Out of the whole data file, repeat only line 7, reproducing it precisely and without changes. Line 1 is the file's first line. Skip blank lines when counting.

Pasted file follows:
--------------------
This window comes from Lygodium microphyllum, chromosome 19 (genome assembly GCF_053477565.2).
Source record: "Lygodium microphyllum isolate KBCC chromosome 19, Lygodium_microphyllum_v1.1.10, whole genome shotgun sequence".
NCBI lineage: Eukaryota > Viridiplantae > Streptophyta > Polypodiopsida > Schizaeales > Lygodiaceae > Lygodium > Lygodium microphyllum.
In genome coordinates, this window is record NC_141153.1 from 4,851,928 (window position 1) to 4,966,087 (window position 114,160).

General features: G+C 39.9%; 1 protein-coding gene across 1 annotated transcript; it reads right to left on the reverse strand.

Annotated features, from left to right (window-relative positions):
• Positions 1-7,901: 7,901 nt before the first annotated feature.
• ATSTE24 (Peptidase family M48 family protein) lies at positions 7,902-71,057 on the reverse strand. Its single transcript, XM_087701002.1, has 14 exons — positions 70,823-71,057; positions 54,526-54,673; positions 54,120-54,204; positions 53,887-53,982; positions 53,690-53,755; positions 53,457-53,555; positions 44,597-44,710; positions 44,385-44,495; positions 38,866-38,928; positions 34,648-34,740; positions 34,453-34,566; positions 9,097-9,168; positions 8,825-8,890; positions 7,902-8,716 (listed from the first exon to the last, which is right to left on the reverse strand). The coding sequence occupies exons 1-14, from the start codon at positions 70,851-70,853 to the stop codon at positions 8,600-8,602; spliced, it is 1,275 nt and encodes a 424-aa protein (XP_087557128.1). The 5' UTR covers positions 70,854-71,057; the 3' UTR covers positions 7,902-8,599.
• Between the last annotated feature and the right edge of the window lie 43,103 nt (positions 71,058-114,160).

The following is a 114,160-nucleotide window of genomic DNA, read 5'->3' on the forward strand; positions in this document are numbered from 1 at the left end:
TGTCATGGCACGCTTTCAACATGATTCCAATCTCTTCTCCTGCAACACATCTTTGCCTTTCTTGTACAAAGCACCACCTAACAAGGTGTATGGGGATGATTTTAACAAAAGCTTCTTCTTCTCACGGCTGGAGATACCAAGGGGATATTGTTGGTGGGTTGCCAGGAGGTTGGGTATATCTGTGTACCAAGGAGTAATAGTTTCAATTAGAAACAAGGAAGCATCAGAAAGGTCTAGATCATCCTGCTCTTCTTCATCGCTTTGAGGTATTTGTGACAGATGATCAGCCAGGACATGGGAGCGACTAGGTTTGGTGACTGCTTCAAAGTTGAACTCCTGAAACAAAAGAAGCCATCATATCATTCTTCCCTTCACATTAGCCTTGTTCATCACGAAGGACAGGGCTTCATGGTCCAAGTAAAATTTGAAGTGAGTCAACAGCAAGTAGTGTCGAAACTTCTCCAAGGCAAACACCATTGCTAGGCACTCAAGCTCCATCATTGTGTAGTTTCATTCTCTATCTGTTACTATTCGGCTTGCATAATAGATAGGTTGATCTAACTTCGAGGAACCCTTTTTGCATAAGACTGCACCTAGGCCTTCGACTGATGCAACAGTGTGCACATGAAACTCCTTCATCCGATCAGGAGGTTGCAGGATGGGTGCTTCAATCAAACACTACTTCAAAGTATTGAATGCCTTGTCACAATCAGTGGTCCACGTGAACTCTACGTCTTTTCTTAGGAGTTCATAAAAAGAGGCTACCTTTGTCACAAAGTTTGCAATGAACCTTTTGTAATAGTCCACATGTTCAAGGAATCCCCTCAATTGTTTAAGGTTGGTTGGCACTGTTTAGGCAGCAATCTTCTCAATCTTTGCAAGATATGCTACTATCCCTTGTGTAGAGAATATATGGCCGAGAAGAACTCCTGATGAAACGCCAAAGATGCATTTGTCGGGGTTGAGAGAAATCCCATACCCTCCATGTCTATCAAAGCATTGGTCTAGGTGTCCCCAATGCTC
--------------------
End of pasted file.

• Positions 1-7,901: 7,901 nt before the first annotated feature.